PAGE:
As you already know if you hang out here in the Margins, or elsewhere in Historyland, the Big Picture historical event of 1918 was the end of World War I on November 11—one large event made up of many smaller events that I am not going to discuss in detail here because this is a general review of 1918, not a post on the last year, or 100 days, or final months of the war.
The end of the war wasn’t the only event in 1918 worth remembering. Here are a few of the high points, the low points, and the things that caught my imagination:
Having withdrawn from the war following the overthrow of the Provisional government in November 1917, Bolshevik Russia found itself at war with the various factions of anti-Soviet resistance that made up the White Russians. (Not all of them royalists.) (1)
And speaking of Russia in 1918:
In July, the Russian imperial family, Tsar Nicholas, his wive, and five children, were assassinated and buried in an unmarked grave that would not be discovered until 1991.
Russia finally adopted the Gregorian calendar, making life a little easier for historians.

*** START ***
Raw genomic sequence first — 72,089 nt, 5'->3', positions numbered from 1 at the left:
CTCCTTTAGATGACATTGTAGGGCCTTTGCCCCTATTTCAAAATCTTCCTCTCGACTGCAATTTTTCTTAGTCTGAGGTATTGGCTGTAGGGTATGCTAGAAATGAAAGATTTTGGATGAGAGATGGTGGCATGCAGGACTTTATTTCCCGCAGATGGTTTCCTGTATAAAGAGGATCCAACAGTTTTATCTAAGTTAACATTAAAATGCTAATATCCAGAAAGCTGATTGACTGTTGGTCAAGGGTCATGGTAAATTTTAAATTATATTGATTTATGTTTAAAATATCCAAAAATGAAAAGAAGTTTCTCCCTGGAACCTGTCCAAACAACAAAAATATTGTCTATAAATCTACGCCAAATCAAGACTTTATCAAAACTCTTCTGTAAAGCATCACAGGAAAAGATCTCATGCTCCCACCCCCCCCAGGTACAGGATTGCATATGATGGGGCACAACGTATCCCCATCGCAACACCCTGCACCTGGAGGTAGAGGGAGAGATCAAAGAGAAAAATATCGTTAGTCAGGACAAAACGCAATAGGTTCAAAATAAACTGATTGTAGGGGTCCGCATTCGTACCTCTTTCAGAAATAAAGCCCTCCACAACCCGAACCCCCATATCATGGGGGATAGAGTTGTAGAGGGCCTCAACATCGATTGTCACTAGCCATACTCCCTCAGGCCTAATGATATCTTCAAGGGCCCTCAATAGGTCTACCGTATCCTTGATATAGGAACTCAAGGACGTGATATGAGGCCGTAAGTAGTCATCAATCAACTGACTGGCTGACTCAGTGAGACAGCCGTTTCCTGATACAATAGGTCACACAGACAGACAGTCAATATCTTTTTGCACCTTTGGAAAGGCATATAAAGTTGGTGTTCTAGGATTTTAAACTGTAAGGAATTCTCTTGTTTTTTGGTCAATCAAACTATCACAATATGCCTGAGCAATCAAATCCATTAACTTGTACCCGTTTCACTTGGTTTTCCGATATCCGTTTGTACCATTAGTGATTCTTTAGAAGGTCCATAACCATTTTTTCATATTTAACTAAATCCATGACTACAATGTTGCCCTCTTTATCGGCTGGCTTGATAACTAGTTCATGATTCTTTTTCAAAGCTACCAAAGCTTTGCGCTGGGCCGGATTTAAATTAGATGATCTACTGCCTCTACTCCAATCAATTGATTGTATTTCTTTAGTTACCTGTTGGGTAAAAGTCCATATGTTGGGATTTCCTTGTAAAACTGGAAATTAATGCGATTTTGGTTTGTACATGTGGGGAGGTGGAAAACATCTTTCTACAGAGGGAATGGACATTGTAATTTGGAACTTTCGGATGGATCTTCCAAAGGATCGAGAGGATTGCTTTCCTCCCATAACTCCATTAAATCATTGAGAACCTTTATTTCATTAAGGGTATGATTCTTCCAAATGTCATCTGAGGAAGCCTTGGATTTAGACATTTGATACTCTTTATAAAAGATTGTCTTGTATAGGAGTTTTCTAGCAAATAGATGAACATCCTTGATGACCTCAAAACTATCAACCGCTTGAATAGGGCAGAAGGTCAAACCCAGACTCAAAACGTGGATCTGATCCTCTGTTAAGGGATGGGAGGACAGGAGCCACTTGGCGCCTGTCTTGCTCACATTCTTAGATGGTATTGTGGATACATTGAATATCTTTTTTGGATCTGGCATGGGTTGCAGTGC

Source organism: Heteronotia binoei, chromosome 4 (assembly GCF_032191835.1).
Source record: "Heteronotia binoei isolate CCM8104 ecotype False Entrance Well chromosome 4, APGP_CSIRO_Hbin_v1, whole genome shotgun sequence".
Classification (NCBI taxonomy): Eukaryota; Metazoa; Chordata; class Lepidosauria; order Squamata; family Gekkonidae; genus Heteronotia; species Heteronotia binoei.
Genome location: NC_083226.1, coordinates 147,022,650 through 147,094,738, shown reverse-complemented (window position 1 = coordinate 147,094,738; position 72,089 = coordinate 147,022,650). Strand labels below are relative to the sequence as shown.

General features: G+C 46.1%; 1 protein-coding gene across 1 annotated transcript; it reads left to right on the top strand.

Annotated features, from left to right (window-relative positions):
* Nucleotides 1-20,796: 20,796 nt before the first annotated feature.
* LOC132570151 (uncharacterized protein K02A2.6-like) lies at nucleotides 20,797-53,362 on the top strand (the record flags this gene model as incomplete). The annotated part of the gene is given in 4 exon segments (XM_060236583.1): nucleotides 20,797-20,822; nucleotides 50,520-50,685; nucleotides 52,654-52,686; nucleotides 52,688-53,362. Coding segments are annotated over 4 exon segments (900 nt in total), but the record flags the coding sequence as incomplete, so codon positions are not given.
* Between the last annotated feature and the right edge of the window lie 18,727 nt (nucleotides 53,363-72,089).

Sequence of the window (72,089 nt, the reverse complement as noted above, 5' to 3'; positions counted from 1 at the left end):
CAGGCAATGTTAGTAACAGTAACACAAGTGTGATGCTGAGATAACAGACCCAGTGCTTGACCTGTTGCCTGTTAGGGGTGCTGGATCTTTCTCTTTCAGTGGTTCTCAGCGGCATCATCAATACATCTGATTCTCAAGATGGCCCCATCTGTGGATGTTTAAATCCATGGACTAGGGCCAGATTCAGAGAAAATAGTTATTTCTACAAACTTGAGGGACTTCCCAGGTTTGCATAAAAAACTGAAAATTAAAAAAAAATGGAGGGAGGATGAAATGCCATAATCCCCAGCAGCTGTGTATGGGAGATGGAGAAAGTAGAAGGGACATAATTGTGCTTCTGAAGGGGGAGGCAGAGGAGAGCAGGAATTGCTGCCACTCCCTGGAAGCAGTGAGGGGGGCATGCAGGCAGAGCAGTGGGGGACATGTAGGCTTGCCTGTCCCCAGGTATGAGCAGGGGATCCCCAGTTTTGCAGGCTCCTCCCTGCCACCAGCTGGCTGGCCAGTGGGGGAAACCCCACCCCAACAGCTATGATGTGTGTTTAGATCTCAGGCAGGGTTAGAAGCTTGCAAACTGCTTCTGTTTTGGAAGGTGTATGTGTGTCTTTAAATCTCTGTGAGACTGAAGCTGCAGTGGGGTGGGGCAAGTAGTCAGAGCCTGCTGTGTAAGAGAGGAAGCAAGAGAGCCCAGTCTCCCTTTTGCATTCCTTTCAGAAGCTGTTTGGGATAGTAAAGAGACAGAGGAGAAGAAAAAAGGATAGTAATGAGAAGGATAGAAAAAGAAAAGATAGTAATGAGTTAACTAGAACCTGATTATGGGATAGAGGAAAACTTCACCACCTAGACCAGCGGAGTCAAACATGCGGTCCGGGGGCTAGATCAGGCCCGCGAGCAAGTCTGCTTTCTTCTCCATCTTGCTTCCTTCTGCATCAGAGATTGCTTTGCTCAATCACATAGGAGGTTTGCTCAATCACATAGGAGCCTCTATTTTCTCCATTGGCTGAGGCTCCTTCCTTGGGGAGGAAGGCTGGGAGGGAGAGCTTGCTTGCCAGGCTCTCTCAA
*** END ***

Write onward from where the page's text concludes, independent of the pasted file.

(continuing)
The Spanish flu of 1918 was the deadliest epidemic in history. The virus infected an estimated 500 million people around the world—roughly one-third of the population—and killed between 20 and 50 million people. More people than died in World War I. Count your blessings for modern medicine.
British women over the age of 30 received the right to vote, two years before women’s suffrage was ratified in the United States.
The avant-garde American literary magazine The Little Review began to serialize James Joyce’s Ulysses in March 1918. Serialization continued through December 1920, when the publishers were taken to court for publishing obscenity and lost. Not all the issues reached their intended readers because the Post Office seized and burned several issues.
AT & T introduced the first dial telephones, which allowed users to place some calls without intervention from operators. Telephone operators threatened to go on strike. The worry that changes in technology will affect jobs is not a new one.
If you’re interested in a closer look at 1918, I once again recommend you check out Mary Grace McGeehan’s blog, My Year in 1918: A Journey to the World of 100 Years Ago. It’s been a fascinating journey to follow her as she follows the news, literature and popular culture as if she were reading in 1918.
(1) I am disappointed to report that the White Russian cocktail has nothing to do with the the White Russian army. The cocktail wasn’t invented until 1949.